Real Life Mama: Driven to have fun


By Sarah Shrader - Guest columnist



Parents, it’s easy to give your competitive natures too much power.

Parents, it’s easy to give your competitive natures too much power.


Courtesy of Sarah Shrader

In this day and age of tablets, TVs and video games, it is clear just how important it is to get our kids up from behind the screen and moving. One great way to get them going is by getting them involved in extracurricular activities.

All the experts rant and rave about how good it is for kiddos to be involved in something other than school. Whether it is building up their self-confidence, teaching them time management, finding out what they like (and dislike), teamwork or goals, there are many positive things that come from being part of a team or group experience.

And yes, I believe in all of these things. Maylie’s idea of soccer was playing in the dirt, yet she shines bright on the big stage for dance. Reagan is still in the stage of figuring out what she likes the best. Right now she wants to do it all.

But one thing I have found, after herding cats — I mean, coaching my girls in basketball for the last three to four years — is that extracurricular activities are not only good for the kids, but they are also so beneficial for the parents. If you are brave enough, it’s even more beneficial for those who coach.

More than ever, this year, I am realizing so many things that I am learning as I embark on this adventure of attempting to teach a game I love and respect to a bunch of adorable kids running around like animals. Ha!

The biggest lesson came over me when Maylie, my own child, was still not guarding her person correctly. At least 20 times I told her and showed her how to be between her player and the basket. And she is a smart girl. This should have been easy for her to grasp.

For a minute or two, I was almost frustrated with her, a 7 year old. Heck, I even placed my hand on my head and shook it as I looked at the guy who runs the league. You see, I only know how to win. We don’t even keep score in this league, but you know if your team is ahead. I mean, you just know. And my daughter was getting scored on left and right.

And as I reminded her gently for the 100th time how to guard her person, I watched her a little closer as she smiled and said, “I know,” and happily skipped to the other end of the court.

She didn’t care about how she was guarding her person. She didn’t care if they won or lost. All she cared about was trying hard — even if it was the wrong way — and being part of a team with her friends. She was there to have fun, be involved and just let loose.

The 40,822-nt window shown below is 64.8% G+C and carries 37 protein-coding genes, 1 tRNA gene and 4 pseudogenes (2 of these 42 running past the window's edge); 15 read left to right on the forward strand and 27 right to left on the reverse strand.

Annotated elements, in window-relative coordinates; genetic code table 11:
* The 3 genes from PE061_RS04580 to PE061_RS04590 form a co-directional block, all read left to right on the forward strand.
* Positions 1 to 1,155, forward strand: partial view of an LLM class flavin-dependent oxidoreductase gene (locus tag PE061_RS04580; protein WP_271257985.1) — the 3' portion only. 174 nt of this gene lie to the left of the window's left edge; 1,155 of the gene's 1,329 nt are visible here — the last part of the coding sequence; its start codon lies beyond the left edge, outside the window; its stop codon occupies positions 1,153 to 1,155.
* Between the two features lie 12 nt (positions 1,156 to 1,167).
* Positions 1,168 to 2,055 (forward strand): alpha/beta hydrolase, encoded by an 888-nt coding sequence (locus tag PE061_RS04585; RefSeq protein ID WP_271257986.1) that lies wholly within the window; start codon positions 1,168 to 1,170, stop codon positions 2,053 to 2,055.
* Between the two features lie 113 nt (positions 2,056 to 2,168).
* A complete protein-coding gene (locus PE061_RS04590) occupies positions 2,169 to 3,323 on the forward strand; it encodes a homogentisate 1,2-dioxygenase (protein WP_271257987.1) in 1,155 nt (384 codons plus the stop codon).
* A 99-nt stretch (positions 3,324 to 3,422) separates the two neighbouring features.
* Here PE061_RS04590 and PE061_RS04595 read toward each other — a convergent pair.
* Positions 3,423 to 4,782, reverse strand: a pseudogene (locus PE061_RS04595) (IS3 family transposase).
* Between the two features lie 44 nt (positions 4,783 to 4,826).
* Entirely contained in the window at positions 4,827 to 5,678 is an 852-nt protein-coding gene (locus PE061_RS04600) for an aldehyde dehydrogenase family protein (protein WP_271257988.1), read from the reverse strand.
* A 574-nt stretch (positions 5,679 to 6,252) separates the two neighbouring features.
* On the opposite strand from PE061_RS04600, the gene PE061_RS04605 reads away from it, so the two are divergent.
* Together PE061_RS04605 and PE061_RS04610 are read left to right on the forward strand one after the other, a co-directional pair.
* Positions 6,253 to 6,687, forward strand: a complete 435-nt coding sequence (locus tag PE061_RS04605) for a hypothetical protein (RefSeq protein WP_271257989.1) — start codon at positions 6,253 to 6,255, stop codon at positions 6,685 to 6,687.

It was like an epiphany for me.

Instantly, I felt so much guilt wondering if she saw me shake my head about her inability to play correct defense. It was a “whoa, Mama, what are you teaching her?” type of moment.

Or maybe it was a, “whoa, Mama, she is teaching you,” kind of moment.

Look, comparing her at age 7 to her peers, she’s most likely not going to be the next Michael Jordan. But does that even matter? Especially at this age!

Sure, I wanted to get them early exposure to the sport and hope that they love it like I do, but that’s not the main reason I signed them up to play. I signed them up to play for all the benefits that I mentioned earlier and for them to have a positive outlet to have fun.

Maylie got it — she gets it. She’s out there for all the right reasons. It’s not if she scores the most buckets or defends the best, it’s learning and growing and being a part of something that she takes pleasure in. Winning, competing, being the best, those aren’t drives in her soft, sweet heart. Being there in the moment and experiencing it all is enough for her.

And that, even with as competitive of a person that I am, is more than enough for me.

I still don’t know if she saw my shameful display of dismay that day – she has yet to mention it and she continues to smile out on that court (as well as guard her person on the wrong side). And while I still remind her of the correct way, my tone and reactions have changed.

And I sure I won’t forget the lesson she taught me that day – as a parent and a coach – there’s more to a sport than winning or being the best. It is far more important to just be involved, let loose and most importantly have fun.

Parents, it’s easy to give your competitive natures too much power.
https://www.limaohio.com/wp-content/uploads/sites/54/2021/01/web1_Shrader-Sarah-CMYK-4.jpgParents, it’s easy to give your competitive natures too much power. Courtesy of Sarah Shrader
https://www.limaohio.com/wp-content/uploads/sites/54/2021/01/web1_mama-3.jpgCourtesy of Sarah Shrader

By Sarah Shrader

Guest columnist

Sarah (Pitson) Shrader was born and raised in Lima. She is a Lima Central Catholic and Tiffin University graduate. Sarah is a full-time working mama who enjoys writing about her somewhat crazy, always adventurous life as a mother. She lives in Bath Township with her husband, Paul, and their daughters, her writing inspirations, Maylie and Reagan.

Sarah (Pitson) Shrader was born and raised in Lima. She is a Lima Central Catholic and Tiffin University graduate. Sarah is a full-time working mama who enjoys writing about her somewhat crazy, always adventurous life as a mother. She lives in Bath Township with her husband, Paul, and their daughters, her writing inspirations, Maylie and Reagan.

Post navigation